Nor am I ashamed of the feelings I related. They were natural and just. Could you expect me to rejoice in the inferiority of your connections? To congratulate myself on the hope of relations, whose condition in life is so decidedly beneath my own?
Again, Bennet makes it very clear that the societal view of a Darcy proposal is not necessarily and never was “natural and just” to her.
From the very beginning, from the first moment…of my acquaintance with you, your manners impressing me with the fullest belief of your arrogance, your conceit, and your selfish disdain of the feelings of others…I had not known you a month before I felt that you were the last man in the world whom I could every be prevailed on to marry.
While she was ahead of her time and not formally heading an organization, Elizabeth Bennet embodies the leadership principle of valuing oneself based on internal criteria. In The Fifteen Commitments of Conscious Leadership: A New Paradigm for Sustainable Success, co-authors Jim Dethmer, Diana Chapman and Kaley Warner Klemp describe how effective leaders dealing with difficult situations “commit to being the source of [their] approval, control, and security” rather than “living from the belief that…approval, control, and security come from the outside – from people, circumstances, and conditions.” Similarly, Harvard Business School professor Clayton M. Christensen agrees that successful leaders “define what [they] stand for” and are “guided by a clear sense of purpose.”
Guided by a sense of purpose and value, Sen. Elizabeth Warren might be considered a modern-day Elizabeth Bennet in internally sourcing her own approval and value. Warren worked under President Obama to help create the Consumer Financial Protection Bureau in 2010; when he nominated her to be the secretary to head the new agency, she was strongly opposed by financial institutions and republican senators. Undaunted by the devaluing by the industry and congress, Warren valued herself and her ability enough to make change in spite of their rejection of her by running for the senate herself and sitting at the table with her most vocal critics.
Jane Austen’s Second Principle of Feminist Leadership: Like Elinor Dashwood, cultivate an internal capacity for resiliency and agency by adapting to change with a cool pragmatic head rather than as a passive victim of external circumstance.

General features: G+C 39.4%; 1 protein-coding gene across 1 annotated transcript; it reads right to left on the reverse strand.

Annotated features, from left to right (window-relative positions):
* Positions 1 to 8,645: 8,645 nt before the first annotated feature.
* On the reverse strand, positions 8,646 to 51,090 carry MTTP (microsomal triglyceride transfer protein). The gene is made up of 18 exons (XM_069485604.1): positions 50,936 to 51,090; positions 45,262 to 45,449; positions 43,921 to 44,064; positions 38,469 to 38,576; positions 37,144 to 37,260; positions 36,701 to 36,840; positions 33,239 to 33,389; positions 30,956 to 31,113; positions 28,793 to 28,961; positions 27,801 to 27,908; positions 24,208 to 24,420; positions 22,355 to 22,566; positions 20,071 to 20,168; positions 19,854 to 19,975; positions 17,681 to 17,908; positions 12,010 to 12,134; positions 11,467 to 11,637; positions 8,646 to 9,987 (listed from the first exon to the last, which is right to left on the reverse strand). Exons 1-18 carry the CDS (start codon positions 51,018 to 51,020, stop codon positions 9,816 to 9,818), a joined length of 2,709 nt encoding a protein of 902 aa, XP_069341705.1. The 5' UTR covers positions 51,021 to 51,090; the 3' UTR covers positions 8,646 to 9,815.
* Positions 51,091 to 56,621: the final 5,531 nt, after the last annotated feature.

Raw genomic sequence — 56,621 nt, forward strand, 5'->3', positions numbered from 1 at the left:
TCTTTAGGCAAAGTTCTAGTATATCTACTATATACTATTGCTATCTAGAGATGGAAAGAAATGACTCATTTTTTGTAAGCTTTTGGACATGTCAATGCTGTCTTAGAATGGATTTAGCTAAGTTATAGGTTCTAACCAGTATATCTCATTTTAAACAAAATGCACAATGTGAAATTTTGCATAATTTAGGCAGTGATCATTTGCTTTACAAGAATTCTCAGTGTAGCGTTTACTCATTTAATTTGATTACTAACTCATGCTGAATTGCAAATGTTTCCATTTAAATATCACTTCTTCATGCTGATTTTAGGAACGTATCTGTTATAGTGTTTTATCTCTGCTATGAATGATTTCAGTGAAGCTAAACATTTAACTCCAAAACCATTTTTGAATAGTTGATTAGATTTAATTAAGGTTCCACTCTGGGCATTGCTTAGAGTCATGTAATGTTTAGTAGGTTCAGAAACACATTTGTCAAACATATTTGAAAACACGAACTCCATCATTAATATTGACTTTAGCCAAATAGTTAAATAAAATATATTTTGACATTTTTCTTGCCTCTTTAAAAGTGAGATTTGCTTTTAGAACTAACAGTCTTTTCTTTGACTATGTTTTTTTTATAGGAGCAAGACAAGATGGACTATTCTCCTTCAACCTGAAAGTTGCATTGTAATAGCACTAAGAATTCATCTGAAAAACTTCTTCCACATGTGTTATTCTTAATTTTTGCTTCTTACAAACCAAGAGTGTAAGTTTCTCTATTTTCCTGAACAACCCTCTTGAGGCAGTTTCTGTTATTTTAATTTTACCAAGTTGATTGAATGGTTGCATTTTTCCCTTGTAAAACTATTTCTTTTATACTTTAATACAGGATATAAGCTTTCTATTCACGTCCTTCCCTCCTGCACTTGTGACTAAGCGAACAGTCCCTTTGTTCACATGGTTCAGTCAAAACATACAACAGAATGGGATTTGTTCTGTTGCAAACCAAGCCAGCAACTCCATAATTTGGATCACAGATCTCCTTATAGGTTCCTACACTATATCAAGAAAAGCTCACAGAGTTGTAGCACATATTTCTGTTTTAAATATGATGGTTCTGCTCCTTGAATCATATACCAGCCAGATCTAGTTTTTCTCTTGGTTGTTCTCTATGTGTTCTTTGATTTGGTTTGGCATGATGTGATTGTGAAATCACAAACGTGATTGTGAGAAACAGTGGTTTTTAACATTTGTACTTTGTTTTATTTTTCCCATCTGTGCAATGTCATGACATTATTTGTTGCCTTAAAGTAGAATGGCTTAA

In Elinor Dashwood from Sense and Sensibility, Austen offers the epitome of grace under pressure. Dashwood’s father has just passed away and their family’s grand estate is entailed to her half-brother John, who, influenced by his selfish wife, ignores his father’s deathbed request to improve the financial situation of his stepmother and half-sisters. Soon-to-be desperate, displaced and destitute, Dashwood’s mother wants to flee Norland Park as soon as they arrive—but cool and calm Elinor calms her mother down and convinces her otherwise.
So acutely did Mrs. Dashwood feel this ungracious behavior, and so earnestly did she despise her daughter-in-law for it, that, on the arrival of the latter, she would have quitted the house forever, had not the entreaty of her eldest girl induced her first to reflect on the propriety of going…Elinor, this eldest daughter whose advice was so effectual, possessed a strength of understanding, and coolness of judgment, which qualified her, though only nineteen, to be the counsellor of her mother, and enabled her frequently to counteract, to the advantage of them all, that eagerness of mind in Mrs. Dashwood which must generally have led to imprudence. She had an excellent heart, her disposition was affectionate, and her feelings were strong; but she knew how to govern them: it was a knowledge which her mother had yet to learn, and which one of her sisters had resolved never to be taught.
While Dashwood experiences the same degree of sorrow and loss as her mother and sister Marianne, she does not permit those feeling to overtake her. With a calm detachment, she is able to accept and face their new reality and problem solve so that they can transition as effectively as possible. After all she overcomes throughout the course of the novel—the death of her father, moving from Norland Park, Willoughby’s betrayal, Marianne’s illeness—she still has a hard time letting herself go when things finally are stable. That is why it is so moving when she cries when Edward, extracted from Lucy Steele, comes to propose. Even then, however, right before his entrance, she recites her ubiquitous mantra: “I will be calm; I will be mistress of myself.”